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Do you have Diabetes? Create healthy eating plan to maintain your blood sugar level

Learn about diabetic nutrition treatment and plan your daily meals based on counting carbs and understanding the glycemic index or load of foods rather than simply tracking your calorie intake. 
 

Do you have Diabetes? Create healthy eating plan to maintain your blood sugar level RBA
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First Published Jun 24, 2024, 7:00 AM IST

Know about diabetes nutrition therapy and plan your daily meal with an approach based on counting carbohydrates and understanding the glycemic index or load of foods rather than just chasing your calorie intake.

An in-depth knowledge is imperative to managing your Diabetes, which helps to avoid complications and ultimately results in managing it effectively without going higher on your medication dosage. Learn to manage your meal planning with the help of these simple rules:

Portion control is of paramount importance in the management of Diabetes

  • A quarter, or a quarter and half, is a simple way to know your portion size on your meal plate.
  • A quarter cup of complex and unpolished carbohydrates such as whole grains (unpolished rice, millet, oats, quinoa, and whole wheat)
  • Another quarter of protein is mostly lean or plant-based (eggs, chicken, fish, sprouts, beans, dhal, soya, paneer, curd, nuts, and so on).
  • Finish with the other half of the non-starchy vegetables.

Do you have Diabetes? Create healthy eating plan to maintain your blood sugar level RBA

Know the glycemic index/load/carb content of each food

(This assesses the intensity and capability of each carbohydrate-containing food that raises your blood sugar levels after it has been cooked and consumed.)

  • Include low- to moderate-GI foods such as whole wheat, pearl millet, quinoa, brown rice, dhals, nuts, beans, guava, vegetables, and leafy greens.
  • High-glycemic index and load foods should be restricted in quantity or mixed with high-fibre foods (polished rice, potato, white flour, tapioca, corn flakes, puffed rice, finger millet/ragi, dry fruit, etc.).

Change your style of eating:

  • Research has suggested that you begin your meal with vegetables and protein and end it with carbs, which help control your insulin levels.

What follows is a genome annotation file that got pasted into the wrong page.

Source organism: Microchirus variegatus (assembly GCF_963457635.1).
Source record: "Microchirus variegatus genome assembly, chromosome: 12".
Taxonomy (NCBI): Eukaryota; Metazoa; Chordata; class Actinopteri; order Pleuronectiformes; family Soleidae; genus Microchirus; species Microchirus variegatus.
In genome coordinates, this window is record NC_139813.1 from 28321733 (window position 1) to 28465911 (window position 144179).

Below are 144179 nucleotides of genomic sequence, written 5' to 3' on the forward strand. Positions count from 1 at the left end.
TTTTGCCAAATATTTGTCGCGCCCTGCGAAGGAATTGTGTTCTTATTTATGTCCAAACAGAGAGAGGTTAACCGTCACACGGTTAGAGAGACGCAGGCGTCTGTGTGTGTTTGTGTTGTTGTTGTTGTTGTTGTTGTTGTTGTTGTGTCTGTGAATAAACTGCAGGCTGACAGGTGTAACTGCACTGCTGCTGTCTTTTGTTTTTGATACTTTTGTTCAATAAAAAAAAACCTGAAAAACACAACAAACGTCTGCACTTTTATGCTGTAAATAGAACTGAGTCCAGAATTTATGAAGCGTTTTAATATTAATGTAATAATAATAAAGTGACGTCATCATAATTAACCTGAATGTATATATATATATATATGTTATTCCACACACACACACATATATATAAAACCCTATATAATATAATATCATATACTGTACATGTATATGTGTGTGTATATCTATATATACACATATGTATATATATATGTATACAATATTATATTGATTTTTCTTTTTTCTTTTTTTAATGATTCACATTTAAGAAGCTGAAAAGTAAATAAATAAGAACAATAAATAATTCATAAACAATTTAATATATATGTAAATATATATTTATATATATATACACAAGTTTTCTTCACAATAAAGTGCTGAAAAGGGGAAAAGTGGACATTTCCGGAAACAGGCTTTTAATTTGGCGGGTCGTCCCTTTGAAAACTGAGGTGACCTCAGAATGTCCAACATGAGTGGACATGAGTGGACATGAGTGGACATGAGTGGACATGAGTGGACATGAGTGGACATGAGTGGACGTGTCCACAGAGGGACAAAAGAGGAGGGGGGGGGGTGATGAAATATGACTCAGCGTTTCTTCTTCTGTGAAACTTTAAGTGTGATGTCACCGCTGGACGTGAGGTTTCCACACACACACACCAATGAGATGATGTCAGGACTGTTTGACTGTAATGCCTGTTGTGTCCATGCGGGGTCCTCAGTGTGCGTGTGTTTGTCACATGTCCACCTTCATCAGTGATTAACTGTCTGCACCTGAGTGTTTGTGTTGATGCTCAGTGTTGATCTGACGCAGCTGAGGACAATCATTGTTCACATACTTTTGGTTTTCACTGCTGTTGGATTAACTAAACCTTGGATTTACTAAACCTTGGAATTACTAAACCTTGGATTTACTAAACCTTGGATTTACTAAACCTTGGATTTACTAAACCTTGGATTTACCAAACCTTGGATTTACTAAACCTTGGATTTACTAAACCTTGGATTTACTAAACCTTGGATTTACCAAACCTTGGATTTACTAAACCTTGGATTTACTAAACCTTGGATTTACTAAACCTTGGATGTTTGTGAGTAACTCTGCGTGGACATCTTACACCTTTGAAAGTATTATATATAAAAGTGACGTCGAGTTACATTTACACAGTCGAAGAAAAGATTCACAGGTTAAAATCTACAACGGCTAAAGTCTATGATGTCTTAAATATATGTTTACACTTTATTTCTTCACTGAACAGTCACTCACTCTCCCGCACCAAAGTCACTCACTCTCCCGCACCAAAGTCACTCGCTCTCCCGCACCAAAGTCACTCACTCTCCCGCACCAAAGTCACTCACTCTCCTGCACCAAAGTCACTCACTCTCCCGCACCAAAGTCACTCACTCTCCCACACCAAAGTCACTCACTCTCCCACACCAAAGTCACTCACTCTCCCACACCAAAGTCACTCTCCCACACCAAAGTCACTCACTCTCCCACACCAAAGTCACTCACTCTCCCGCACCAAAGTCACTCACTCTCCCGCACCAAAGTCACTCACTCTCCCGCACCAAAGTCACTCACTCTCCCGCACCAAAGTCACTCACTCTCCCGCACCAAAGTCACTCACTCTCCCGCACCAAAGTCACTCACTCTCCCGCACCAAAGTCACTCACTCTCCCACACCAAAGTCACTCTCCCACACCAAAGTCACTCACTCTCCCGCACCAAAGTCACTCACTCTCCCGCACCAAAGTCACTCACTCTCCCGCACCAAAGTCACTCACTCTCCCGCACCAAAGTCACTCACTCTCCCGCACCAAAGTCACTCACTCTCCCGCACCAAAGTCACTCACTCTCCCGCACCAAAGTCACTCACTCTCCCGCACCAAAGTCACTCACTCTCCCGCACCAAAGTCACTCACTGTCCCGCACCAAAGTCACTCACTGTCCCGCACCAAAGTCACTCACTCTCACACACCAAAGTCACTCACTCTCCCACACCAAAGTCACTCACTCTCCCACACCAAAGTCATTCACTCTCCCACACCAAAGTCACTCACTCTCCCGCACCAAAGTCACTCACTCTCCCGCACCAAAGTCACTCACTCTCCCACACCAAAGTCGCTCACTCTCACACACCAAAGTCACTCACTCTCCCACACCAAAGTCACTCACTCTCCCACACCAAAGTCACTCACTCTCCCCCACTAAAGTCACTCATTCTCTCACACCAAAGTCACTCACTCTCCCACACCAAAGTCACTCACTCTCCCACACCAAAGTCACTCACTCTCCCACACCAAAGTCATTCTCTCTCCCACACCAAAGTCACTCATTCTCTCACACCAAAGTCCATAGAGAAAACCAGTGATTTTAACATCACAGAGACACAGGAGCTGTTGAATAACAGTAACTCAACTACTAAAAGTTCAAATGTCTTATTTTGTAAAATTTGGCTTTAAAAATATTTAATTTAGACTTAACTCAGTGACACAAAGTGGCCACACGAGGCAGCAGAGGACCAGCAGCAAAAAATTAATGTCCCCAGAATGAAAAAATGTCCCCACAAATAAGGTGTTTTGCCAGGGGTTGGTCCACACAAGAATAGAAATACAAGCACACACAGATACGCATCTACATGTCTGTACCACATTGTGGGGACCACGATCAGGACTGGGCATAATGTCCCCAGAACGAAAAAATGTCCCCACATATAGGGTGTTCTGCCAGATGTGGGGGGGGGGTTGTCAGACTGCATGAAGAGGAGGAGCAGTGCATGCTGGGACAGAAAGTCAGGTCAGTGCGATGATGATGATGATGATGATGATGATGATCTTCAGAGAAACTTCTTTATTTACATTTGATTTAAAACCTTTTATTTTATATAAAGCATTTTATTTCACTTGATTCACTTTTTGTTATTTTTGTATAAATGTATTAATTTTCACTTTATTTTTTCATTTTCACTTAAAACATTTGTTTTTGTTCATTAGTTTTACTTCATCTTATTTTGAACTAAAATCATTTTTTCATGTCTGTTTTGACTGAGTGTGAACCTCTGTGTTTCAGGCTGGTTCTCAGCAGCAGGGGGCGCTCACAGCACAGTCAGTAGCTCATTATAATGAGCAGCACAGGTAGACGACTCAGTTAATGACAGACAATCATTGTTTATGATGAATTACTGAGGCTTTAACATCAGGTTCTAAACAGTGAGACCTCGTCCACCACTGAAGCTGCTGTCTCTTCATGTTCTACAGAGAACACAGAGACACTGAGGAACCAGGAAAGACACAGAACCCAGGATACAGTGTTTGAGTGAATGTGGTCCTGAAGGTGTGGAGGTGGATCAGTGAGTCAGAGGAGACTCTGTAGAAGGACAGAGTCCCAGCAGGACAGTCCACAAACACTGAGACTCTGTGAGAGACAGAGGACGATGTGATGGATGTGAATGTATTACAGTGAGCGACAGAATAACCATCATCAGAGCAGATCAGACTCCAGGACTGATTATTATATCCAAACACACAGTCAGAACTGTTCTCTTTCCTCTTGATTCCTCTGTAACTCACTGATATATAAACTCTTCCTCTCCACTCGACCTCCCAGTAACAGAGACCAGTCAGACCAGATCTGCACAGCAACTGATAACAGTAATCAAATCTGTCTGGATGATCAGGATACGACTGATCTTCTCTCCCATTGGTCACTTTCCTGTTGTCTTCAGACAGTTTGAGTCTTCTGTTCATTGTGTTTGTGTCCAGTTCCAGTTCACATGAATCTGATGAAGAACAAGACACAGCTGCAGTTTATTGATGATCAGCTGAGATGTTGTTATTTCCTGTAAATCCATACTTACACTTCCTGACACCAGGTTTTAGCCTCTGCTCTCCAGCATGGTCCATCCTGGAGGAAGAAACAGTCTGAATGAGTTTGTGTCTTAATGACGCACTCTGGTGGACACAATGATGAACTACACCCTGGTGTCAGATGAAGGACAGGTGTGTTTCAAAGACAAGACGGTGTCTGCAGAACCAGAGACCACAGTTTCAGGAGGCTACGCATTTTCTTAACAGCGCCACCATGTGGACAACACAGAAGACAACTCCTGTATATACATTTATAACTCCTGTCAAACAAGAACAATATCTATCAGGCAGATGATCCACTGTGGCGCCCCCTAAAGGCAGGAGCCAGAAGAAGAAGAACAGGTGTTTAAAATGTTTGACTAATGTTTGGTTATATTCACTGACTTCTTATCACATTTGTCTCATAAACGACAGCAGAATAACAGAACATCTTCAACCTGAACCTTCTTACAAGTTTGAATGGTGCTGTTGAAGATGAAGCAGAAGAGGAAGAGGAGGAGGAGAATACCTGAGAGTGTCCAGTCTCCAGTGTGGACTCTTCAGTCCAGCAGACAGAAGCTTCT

• Chew foods thoroughly.
  • Avoid eating large portions of carbohydrate-containing foods, even if they are low glycemic.

Do you have Diabetes? Create healthy eating plan to maintain your blood sugar level RBA

Do not chase calories, rather count carbs:

  • Your nutritionist will give you a list of carb-containing foods and an exchange list if you are insulin-dependent; this helps you adjust your carb and insulin doses accordingly.
  • A carbohydrate-containing list of foods will also enable you to include foods and plan meals that are based on your preferences and choices.

Include healthy fats:

Choose healthy fat sources from nuts, fish, oilseeds, avocados, combinations of vegetable oils, etc., and restrict unhealthy sources from red meat, baked foods, and desserts.

Watch out for...

  • Drop in sugar levels, therefore always carry short eats.
  • Keep candies /chocolates readily available in case of emergency.
  • Trim down your waistline.
  • Avoid or consume alcohol in moderate amounts.
  • Low-carb or extreme diets or fasting should be planned and monitored by a registered dietitian and your doctor.
  • Artificial sweeteners should be used rarely since they disturb your gut health.
  • Limit salt to 1 teaspoon per day and total sodium <2300mg (while buying packed foods, check the label).
  • Remember to check your kidney function whenever advised by your doctor so that your clinical dietitian can help you choose kidney-friendly foods.
  • Check with your physiotherapist about high intensity exercise, and consult a registered dietitian or certified diabetes educator about customised advice.

-by Ms. Edwina Raj, Head of Services - Clinical Nutrition & Dietetics, Aster CMI Hospital, Bangalore

 

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